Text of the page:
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Title: Role and significance of social entrepreneurship in UK social policy
Author: Grenier, Paola Marie
Awarding Body: London School of Economics and Political Science (University of London)
Current Institution: London School of Economics and Political Science (University of London)
Date of Award: 2008
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This thesis examines the role and significance of the idea and practice of 'social entrepreneurship' within UK social policy between 1980 and 2006. Social entrepreneurship came to policy prominence in 1997 with the election of New Labour. It promoted the role of individual social entrepreneurs as bringing about social innovation, and it held out the promise of contributing to social policy by revitalising poor communities, professionalising the voluntary sector, and reforming welfare. This study problematises the concept of 'social entrepreneurship', challenges its claim- bearing nature, and presents a more critical and in-depth analysis than is found in the existing research and practitioner literatures. It does this by adopting a social constructionist perspective to analyse the development, representation and enactment of social entrepreneurship as discourse and practice, drawing on a wide range of data from interviews, policy and organisational documents, academic texts, websites, and the media. The findings show that social entrepreneurship has neither given rise to the wide ranging innovations claimed nor resulted in coherent or systematic policy interventions. Rather, the idea of social entrepreneurship framed a convenient discourse within which to emphasise policy priorities centred on further incorporating a market orientation to addressing social needs, thereby extending the 'enterprise culture'. In contrast, the practice of social entrepreneurship took place primarily at the community level, involving the labelling and support of several thousand 'social entrepreneurs' who carried out small-scale social initiatives. The study identified four roles that social entrepreneurship plays in UK social policy, arising from the tensions between the market orientation of social entrepreneurship as an idea and its community oriented practice: celebrating the achievements of individuals; renegotiating welfare responsibilities through the 'active welfare subject'; creating a channel through which business can engage with community; and enabling government policy to respond to the particularism of the local.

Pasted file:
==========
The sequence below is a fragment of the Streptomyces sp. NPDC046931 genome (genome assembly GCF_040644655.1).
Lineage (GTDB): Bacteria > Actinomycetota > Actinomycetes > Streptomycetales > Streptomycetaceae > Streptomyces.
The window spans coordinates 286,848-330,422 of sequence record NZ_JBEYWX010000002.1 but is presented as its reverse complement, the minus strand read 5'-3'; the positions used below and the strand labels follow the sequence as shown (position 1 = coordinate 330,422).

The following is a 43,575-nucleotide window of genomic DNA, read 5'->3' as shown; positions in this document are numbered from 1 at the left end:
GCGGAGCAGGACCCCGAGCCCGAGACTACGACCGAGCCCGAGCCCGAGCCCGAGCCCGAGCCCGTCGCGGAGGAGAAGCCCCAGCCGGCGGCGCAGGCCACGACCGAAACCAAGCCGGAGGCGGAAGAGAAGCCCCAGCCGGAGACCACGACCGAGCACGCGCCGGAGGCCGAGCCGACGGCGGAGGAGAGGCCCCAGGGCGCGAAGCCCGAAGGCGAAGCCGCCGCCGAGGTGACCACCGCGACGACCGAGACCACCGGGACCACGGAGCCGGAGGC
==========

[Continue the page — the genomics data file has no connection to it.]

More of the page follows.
Supervisor: Not available Sponsor: Not available
Qualification Name: Thesis (Ph.D.) Qualification Level: Doctoral
EThOS ID:  DOI: Not available